Washington, DC — Taxpayer money is funding national security threats hidden behind anonymously-owned companies, says a new report by Global Witness. These shell companies are also being used by the criminal and corrupt to defraud businesses across America and to steal from taxpayers.
Drawing on ten cases involving anonymous companies from 21 U.S. states and abroad, Hidden Menace: How secret company owners are putting troops at risk and harming American taxpayers shows how fraudsters are able to use anonymously-owned companies to cover their tracks and evade authorities.
“We looked into waste, fraud and abuse on things ranging from transporting supplies in a war zone to basic public services in the U.S. Across the board we found that Americans are being ripped off and put in danger by U.S. government contractors hiding behind anonymously-owned companies,” says Eryn Schornick of Global Witness. “This is a threat to our security, and it can be fixed. Global Witness believes that the public has a right to know how taxpayer money is spent and who is benefiting from those funds.”
Criminals who are ripping off public budgets need to hide what they are up to. Anonymously-owned companies, or those whose owners are hidden, have proven to be a common facilitator of fraud and corruption in government spending. The brief shows how weak U.S. government oversight of taxpayer funds and laws enable fraudsters to set up companies, including in America, with anonymous owners to cheat and endanger myriad victims. For example:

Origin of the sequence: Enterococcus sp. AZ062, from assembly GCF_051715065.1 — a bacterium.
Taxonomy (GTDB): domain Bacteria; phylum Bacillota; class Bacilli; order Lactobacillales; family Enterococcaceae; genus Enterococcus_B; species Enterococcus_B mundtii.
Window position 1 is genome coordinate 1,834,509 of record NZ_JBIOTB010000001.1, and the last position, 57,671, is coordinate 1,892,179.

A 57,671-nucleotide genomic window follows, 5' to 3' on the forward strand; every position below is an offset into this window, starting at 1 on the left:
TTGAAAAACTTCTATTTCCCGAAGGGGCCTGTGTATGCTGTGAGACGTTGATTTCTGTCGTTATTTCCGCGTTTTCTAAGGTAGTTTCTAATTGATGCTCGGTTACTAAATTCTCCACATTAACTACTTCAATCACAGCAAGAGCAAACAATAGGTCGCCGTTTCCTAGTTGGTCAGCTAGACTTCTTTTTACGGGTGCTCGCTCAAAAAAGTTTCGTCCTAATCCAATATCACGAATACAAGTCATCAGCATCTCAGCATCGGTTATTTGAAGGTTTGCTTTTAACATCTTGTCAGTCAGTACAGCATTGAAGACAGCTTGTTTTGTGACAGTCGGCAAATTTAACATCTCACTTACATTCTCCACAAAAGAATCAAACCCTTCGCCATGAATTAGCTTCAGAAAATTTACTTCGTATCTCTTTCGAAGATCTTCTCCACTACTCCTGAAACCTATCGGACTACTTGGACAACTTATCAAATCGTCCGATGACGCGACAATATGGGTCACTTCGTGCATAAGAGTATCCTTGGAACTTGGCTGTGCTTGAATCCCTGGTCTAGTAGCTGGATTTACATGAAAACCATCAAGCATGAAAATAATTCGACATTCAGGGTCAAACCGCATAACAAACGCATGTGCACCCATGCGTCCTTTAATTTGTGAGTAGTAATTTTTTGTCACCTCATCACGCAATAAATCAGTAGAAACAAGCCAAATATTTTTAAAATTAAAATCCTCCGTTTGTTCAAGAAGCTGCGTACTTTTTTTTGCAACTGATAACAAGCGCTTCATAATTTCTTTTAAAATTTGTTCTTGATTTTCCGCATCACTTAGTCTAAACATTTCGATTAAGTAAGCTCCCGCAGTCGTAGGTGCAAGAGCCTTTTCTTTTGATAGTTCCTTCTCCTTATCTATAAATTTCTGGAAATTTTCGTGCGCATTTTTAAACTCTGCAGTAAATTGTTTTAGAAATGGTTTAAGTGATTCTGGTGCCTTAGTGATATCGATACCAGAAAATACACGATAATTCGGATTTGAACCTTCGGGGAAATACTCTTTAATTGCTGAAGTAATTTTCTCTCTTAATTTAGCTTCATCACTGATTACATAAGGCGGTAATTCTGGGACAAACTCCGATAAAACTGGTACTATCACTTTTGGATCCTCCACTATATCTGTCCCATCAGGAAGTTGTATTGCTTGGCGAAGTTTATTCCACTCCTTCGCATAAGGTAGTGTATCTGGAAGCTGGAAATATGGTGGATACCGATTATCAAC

A U.S.-Afghan contractor funneled at least $3.3 million of U.S. taxpayer dollars to notorious Afghan powerbrokers, who deliberately hid their ownership interests in companies within the contractor’s network to avoid association with the insurgency. These individuals in turn funded the purchase of weapons for the Taliban and insurgents.
A former America’s Most Wanted fugitive made millions by defrauding the U.S. government of $11.2 million during a time of armed conflict. He supplied shoddy, dangerous parts essential to well-functioning weapons and to the safety of troops under the disguise of nominee companies from New York, Florida, Nevada, Oregon, Washington, Texas, California, New Jersey and Canada.
A former construction company executive in Pennsylvania anonymously hid behind a Connecticut-based company owned by a person of Filipino descent receiving preferential treatment in U.S. government contracting. This allowed the construction executive to bid for and win contracts he wouldn’t otherwise been eligible to receive. Over 15 years, the executive won over 300 federally-funded contracts worth $136 million in Pennsylvania alone. This was the largest fraud against socially and economically disadvantaged business owners in U.S. history.
The Panama Papers exposé once again showed the insidious role that corporate secrecy and shell companies play in aiding widespread crime, corruption and violence. These threaten the safety, security and well-being of people around the world, including in America. Yet, the U.S. is the easiest place in the world to set up an anonymously-owned company. It is also one of the most popular places for corrupt government officials to create anonymously-owned companies to move ill-gotten gains through our financial system.
To fix this problem, Global Witness is calling for the Obama Administration to increase transparency in federal contracting through an open contracting system that includes a requirement for contract bidders to disclose who really owns or controls their companies. This information, along with awards and contracts, should be made public so that the government and businesses know who they are dealing with. Law enforcement also needs this information to stop crimes at the source.